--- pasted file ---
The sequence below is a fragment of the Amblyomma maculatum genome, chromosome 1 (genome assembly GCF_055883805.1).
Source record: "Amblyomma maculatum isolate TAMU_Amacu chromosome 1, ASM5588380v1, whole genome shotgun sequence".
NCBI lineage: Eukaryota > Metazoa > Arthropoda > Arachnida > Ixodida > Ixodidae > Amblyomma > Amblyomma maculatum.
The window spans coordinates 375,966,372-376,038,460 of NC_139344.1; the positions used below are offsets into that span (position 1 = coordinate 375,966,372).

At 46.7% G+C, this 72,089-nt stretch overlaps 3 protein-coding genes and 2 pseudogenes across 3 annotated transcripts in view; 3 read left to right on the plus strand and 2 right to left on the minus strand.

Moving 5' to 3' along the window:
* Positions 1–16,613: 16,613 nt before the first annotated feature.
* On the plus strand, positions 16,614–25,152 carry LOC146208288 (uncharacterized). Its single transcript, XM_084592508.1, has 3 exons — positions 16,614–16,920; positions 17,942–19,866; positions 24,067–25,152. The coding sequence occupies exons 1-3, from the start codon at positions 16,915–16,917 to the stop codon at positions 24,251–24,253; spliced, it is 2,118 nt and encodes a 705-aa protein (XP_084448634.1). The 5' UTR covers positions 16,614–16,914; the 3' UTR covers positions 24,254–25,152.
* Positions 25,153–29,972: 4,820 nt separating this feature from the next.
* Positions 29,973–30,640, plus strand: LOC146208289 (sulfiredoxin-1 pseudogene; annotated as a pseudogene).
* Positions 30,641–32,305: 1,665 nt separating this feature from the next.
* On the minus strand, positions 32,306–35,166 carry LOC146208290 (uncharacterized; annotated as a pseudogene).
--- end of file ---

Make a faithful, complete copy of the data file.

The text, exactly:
The sequence below is a fragment of the Amblyomma maculatum genome, chromosome 1 (genome assembly GCF_055883805.1).
Source record: "Amblyomma maculatum isolate TAMU_Amacu chromosome 1, ASM5588380v1, whole genome shotgun sequence".
NCBI lineage: Eukaryota > Metazoa > Arthropoda > Arachnida > Ixodida > Ixodidae > Amblyomma > Amblyomma maculatum.
The window spans coordinates 375,966,372-376,038,460 of NC_139344.1; the positions used below are offsets into that span (position 1 = coordinate 375,966,372).

At 46.7% G+C, this 72,089-nt stretch overlaps 3 protein-coding genes and 2 pseudogenes across 3 annotated transcripts in view; 3 read left to right on the plus strand and 2 right to left on the minus strand.

Moving 5' to 3' along the window:
* Positions 1–16,613: 16,613 nt before the first annotated feature.
* On the plus strand, positions 16,614–25,152 carry LOC146208288 (uncharacterized). Its single transcript, XM_084592508.1, has 3 exons — positions 16,614–16,920; positions 17,942–19,866; positions 24,067–25,152. The coding sequence occupies exons 1-3, from the start codon at positions 16,915–16,917 to the stop codon at positions 24,251–24,253; spliced, it is 2,118 nt and encodes a 705-aa protein (XP_084448634.1). The 5' UTR covers positions 16,614–16,914; the 3' UTR covers positions 24,254–25,152.
* Positions 25,153–29,972: 4,820 nt separating this feature from the next.
* Positions 29,973–30,640, plus strand: LOC146208289 (sulfiredoxin-1 pseudogene; annotated as a pseudogene).
* Positions 30,641–32,305: 1,665 nt separating this feature from the next.
* On the minus strand, positions 32,306–35,166 carry LOC146208290 (uncharacterized; annotated as a pseudogene).